However, in his own unique, honest, and approachable way, he said as much when reflecting on his first career defeat to Anthony Fowler.
After adding the Irish light middleweight title to his list of pro accolades with victory over Jay Byrne live on TG4 in March, O’Brien travelled to London and fought vaunted Matchroom prospect Anthony Fowler at the O2.
The July fight represented a massive breakthrough chance for in-the form BUI Celtic champion and was one he was confident of taking.
However, while he asked more questions of Fowler than any of the Liverpool’s previous opponents O’Brien was ultimately stopped by a big left hook at the beginning the sixth round.
Considering he surprised the UK fight fans and media with flashes of natural ability, the reverse went down as one of those gallant Irish defeats.
However, the fighter himself doesn’t see it that way.
With time to reflect O’Brien, who returns to the ring in Mayo on the TG4-broadcast ‘Homecoming’ card, feels he underperformed.
Speaking to Irish-Boxing.com he claimed he didn’t do enough on the night, but looks back at the experience as a positive.
Not only did the Paschal Collins-trained fighter enjoy his time in the spotlight, he believes he learnt a lot from the bout and it appears the fact he sees massive room for improvement has convinced him that, rather than ‘find his level’, he learnt the level of performance he has to reach to beat top-end prospects.
“I loved every minute of July 28. I loved every minute of that and if you don’t learn from those fights there is something wrong. Honestly I learnt a lot from it. It’s about taking that into the ring the next time,” O’Brien told Irish-Boxing.com before breaking down what he has taken on-board since.
“I just think I didn’t do enough. I didn’t leave it all in the ring.”
“I felt okay in there and maybe I need to go to another gear. The next time an opportunity like that comes around it’s about leaving it all in there. I didn’t express myself like I should. I could have engaged more.”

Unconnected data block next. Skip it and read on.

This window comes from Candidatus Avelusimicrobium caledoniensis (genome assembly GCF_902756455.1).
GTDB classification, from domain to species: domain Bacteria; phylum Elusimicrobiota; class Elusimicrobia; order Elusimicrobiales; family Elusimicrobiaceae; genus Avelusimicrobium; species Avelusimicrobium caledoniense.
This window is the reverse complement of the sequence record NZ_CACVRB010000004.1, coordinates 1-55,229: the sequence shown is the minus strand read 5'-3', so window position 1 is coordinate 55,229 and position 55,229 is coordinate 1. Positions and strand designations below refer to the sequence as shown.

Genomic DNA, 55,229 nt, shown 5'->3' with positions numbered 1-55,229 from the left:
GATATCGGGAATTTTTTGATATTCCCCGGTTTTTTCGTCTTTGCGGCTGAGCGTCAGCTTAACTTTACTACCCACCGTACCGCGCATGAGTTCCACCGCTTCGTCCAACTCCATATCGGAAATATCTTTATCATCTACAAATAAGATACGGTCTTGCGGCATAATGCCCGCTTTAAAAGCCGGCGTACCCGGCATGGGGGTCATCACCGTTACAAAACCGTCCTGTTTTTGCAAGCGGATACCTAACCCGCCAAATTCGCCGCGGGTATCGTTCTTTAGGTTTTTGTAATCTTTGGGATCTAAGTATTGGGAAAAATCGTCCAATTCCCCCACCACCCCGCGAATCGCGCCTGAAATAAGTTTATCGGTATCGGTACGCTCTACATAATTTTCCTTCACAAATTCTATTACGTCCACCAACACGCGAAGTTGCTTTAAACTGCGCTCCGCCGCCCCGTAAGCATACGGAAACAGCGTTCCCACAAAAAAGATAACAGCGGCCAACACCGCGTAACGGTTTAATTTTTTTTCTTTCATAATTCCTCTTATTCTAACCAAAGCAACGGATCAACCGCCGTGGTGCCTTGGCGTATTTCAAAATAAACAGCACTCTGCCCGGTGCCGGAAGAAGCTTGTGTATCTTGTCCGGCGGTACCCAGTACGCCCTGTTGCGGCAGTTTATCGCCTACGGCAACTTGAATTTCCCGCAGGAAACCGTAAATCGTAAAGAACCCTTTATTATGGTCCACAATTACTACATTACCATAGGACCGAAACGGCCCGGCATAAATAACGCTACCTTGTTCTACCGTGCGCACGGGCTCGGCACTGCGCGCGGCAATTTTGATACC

O’Brien was most likely down on the scorecards, but he wasn’t losing rounds in the matador v bull affair by much.
He feels he could have imposed himself more and believes an increase in tempo and a little more aggression would have lead to more success.
“I didn’t engage enough but, when I did. I caused damage. If you look at it I cut him and, bar the knockdown, which in fairness to him was some knockdown, I hadn’t a mark on me.”
“He had a black eye and bruises. I really feel I could have done more,” he added before stating his confidence wasn’t damaged by the result.
“I got stopped but I can still take confidence from it. It’s learning from it, isn’t it? I didn’t do enough but when I was getting my shots off and working I was in the fight.”
“That was a good thing, but it’s about doing that more consistently over the rounds, taking your chance and leaving it all in there.”
O’Brien has glided to the majority of his pro wins to date using a superior skillset and boxing brain to secure checkmate. However, starting with Croatian journeyman Almin Kovacevic [12(4)-27(11)-3] in Castlebar next Friday he will look to add a bit more spite to his approach.
“That is the plan now for this fight. Be busier and maybe a bit more imposing. I am banging harder now, you should have seen the spars me and Spike are after having. We went hell for leather for the last four of a six round spar on his first one back, no feeling it out.”
“I am banging a bit more. I am getting my shots off and then I am moving instead of moving with my shots. I am learning loads. I want to get this fight in and then look forward.”
Photo Credit: Ricardo Guglielminotti – The Fighting Irish (@ThefIrish)